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Keeping it classy

Some still rely on cards, letters

Although First-Class Mail volumes have steadily declined in the digital age, the service still has its fans.

Although more people than ever use smartphones, social media and other digital platforms to keep in touch with friends and family, some customers still turn to First-Class Mail for their correspondence needs.

First-Class Mail — which includes personal letters and greeting cards, as well as bills, bank statements and other pieces — is the Postal Service’s most profitable product. First-Class Mail volumes have steadily declined in the digital age, but the service still has its fans.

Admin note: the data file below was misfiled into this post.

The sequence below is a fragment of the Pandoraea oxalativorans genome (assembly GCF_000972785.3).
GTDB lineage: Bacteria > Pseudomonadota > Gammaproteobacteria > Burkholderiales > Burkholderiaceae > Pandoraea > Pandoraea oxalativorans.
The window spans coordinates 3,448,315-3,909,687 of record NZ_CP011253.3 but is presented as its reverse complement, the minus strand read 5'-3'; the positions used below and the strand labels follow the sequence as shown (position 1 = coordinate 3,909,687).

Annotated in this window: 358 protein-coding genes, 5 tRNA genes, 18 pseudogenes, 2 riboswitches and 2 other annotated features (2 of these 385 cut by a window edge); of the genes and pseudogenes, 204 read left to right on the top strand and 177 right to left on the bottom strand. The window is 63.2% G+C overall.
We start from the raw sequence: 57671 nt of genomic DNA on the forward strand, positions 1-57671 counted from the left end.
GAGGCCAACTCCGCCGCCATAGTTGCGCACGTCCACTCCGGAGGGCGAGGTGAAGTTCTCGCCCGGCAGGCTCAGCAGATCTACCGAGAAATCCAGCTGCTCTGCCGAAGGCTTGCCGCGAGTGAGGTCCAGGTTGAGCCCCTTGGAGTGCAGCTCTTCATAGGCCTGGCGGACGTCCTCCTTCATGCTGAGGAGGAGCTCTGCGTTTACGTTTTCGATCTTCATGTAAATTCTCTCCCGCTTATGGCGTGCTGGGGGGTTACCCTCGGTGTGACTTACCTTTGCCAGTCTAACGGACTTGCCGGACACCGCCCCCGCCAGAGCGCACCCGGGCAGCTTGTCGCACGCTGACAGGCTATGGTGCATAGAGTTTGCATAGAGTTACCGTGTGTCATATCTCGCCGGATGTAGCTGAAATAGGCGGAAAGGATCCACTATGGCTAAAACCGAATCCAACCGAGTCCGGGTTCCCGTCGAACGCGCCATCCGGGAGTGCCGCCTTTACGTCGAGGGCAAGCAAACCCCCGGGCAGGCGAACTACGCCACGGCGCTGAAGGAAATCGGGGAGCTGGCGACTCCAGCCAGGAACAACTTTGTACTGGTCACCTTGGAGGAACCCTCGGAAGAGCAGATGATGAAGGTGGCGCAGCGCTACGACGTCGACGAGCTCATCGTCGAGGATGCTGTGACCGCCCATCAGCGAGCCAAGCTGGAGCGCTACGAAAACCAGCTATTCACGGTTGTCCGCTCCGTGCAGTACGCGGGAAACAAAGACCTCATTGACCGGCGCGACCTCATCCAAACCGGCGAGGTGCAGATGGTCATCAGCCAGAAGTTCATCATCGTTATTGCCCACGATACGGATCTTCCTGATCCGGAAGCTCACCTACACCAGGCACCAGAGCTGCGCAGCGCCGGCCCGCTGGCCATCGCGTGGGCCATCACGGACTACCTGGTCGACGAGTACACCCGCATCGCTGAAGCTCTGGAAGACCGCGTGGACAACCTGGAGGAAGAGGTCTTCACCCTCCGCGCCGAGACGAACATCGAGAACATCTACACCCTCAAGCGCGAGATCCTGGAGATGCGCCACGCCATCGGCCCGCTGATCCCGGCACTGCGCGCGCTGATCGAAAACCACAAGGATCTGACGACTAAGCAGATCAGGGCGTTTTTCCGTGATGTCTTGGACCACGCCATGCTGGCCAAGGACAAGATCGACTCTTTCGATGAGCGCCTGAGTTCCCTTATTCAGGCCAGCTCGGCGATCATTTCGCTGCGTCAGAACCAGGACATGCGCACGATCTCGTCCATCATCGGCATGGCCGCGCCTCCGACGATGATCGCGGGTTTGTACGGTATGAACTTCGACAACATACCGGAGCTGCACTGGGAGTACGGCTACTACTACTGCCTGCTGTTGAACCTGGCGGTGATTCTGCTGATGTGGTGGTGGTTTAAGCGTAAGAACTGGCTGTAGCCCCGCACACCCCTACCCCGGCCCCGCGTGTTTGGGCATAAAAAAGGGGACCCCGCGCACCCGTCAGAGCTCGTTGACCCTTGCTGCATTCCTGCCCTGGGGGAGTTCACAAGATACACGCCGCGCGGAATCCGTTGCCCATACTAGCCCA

According to the latest Household Diary Study, a national research effort sponsored by USPS, 989 million non-holiday greeting cards were mailed in the fiscal year that ended Sept. 30, 2018, reflecting a 3 percent increase over a three-year period.

More than 1.3 billion holiday greeting cards were sent, a 3.8 percent increase during the three-year period.

Although personal letters represent a small percentage of most households’ mail mix, the number of personal letters mailed during fiscal year 2018 — about 436 million — is still sizable.

It’s no wonder First-Class Mail service remains popular with some: It’s affordable.

A First-Class Mail Forever stamp costs 55 cents, the current 1-ounce price, but these stamps never expire, even if first-class postage rates go up.

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